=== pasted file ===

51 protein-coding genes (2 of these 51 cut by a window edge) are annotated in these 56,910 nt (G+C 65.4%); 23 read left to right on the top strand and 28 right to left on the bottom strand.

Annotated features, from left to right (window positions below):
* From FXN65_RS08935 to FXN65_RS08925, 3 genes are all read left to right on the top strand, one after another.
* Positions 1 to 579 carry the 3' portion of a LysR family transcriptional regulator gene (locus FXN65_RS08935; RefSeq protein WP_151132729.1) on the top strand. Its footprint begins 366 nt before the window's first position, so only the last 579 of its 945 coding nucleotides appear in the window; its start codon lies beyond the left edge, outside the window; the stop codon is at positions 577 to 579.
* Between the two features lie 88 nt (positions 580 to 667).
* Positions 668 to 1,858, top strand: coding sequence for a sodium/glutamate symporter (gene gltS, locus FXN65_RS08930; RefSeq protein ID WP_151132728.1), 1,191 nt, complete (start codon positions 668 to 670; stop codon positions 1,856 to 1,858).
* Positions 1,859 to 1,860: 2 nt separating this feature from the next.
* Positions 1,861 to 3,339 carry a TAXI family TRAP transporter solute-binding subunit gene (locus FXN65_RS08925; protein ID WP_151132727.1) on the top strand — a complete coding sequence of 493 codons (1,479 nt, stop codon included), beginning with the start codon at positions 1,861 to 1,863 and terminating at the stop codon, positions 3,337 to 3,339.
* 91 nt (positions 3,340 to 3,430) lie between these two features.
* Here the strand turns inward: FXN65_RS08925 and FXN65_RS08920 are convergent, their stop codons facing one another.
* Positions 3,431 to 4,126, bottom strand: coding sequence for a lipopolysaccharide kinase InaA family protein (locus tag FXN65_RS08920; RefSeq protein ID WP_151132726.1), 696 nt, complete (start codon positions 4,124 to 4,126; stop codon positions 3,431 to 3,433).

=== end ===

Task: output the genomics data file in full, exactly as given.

51 protein-coding genes (2 of these 51 cut by a window edge) are annotated in these 56,910 nt (G+C 65.4%); 23 read left to right on the top strand and 28 right to left on the bottom strand.

Annotated features, from left to right (window positions below):
* From FXN65_RS08935 to FXN65_RS08925, 3 genes are all read left to right on the top strand, one after another.
* Positions 1 to 579 carry the 3' portion of a LysR family transcriptional regulator gene (locus FXN65_RS08935; RefSeq protein WP_151132729.1) on the top strand. Its footprint begins 366 nt before the window's first position, so only the last 579 of its 945 coding nucleotides appear in the window; its start codon lies beyond the left edge, outside the window; the stop codon is at positions 577 to 579.
* Between the two features lie 88 nt (positions 580 to 667).
* Positions 668 to 1,858, top strand: coding sequence for a sodium/glutamate symporter (gene gltS, locus FXN65_RS08930; RefSeq protein ID WP_151132728.1), 1,191 nt, complete (start codon positions 668 to 670; stop codon positions 1,856 to 1,858).
* Positions 1,859 to 1,860: 2 nt separating this feature from the next.
* Positions 1,861 to 3,339 carry a TAXI family TRAP transporter solute-binding subunit gene (locus FXN65_RS08925; protein ID WP_151132727.1) on the top strand — a complete coding sequence of 493 codons (1,479 nt, stop codon included), beginning with the start codon at positions 1,861 to 1,863 and terminating at the stop codon, positions 3,337 to 3,339.
* 91 nt (positions 3,340 to 3,430) lie between these two features.
* Here the strand turns inward: FXN65_RS08925 and FXN65_RS08920 are convergent, their stop codons facing one another.
* Positions 3,431 to 4,126, bottom strand: coding sequence for a lipopolysaccharide kinase InaA family protein (locus tag FXN65_RS08920; RefSeq protein ID WP_151132726.1), 696 nt, complete (start codon positions 4,124 to 4,126; stop codon positions 3,431 to 3,433).